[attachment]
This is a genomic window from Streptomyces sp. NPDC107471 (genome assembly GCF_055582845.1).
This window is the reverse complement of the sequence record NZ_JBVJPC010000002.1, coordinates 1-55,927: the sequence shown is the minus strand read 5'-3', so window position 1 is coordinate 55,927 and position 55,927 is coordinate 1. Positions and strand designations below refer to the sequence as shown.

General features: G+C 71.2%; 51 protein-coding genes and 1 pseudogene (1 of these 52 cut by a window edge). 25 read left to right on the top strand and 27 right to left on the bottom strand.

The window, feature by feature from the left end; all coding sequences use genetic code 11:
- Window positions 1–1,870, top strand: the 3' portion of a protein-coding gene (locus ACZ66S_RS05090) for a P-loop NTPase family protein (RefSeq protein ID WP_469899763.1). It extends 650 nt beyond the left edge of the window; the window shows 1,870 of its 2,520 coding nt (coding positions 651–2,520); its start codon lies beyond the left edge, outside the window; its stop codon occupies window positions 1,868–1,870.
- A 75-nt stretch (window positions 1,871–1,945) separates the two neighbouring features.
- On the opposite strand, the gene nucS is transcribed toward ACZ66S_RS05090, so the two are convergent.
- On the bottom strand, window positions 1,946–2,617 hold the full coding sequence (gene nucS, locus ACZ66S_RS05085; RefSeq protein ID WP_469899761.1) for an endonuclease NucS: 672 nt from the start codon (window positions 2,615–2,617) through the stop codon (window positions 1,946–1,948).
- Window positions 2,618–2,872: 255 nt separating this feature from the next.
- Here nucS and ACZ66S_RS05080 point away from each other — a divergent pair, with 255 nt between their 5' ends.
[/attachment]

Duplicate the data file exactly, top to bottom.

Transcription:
This is a genomic window from Streptomyces sp. NPDC107471 (genome assembly GCF_055582845.1).
This window is the reverse complement of the sequence record NZ_JBVJPC010000002.1, coordinates 1-55,927: the sequence shown is the minus strand read 5'-3', so window position 1 is coordinate 55,927 and position 55,927 is coordinate 1. Positions and strand designations below refer to the sequence as shown.

General features: G+C 71.2%; 51 protein-coding genes and 1 pseudogene (1 of these 52 cut by a window edge). 25 read left to right on the top strand and 27 right to left on the bottom strand.

The window, feature by feature from the left end; all coding sequences use genetic code 11:
- Window positions 1–1,870, top strand: the 3' portion of a protein-coding gene (locus ACZ66S_RS05090) for a P-loop NTPase family protein (RefSeq protein ID WP_469899763.1). It extends 650 nt beyond the left edge of the window; the window shows 1,870 of its 2,520 coding nt (coding positions 651–2,520); its start codon lies beyond the left edge, outside the window; its stop codon occupies window positions 1,868–1,870.
- A 75-nt stretch (window positions 1,871–1,945) separates the two neighbouring features.
- On the opposite strand, the gene nucS is transcribed toward ACZ66S_RS05090, so the two are convergent.
- On the bottom strand, window positions 1,946–2,617 hold the full coding sequence (gene nucS, locus ACZ66S_RS05085; RefSeq protein ID WP_469899761.1) for an endonuclease NucS: 672 nt from the start codon (window positions 2,615–2,617) through the stop codon (window positions 1,946–1,948).
- Window positions 2,618–2,872: 255 nt separating this feature from the next.
- Here nucS and ACZ66S_RS05080 point away from each other — a divergent pair, with 255 nt between their 5' ends.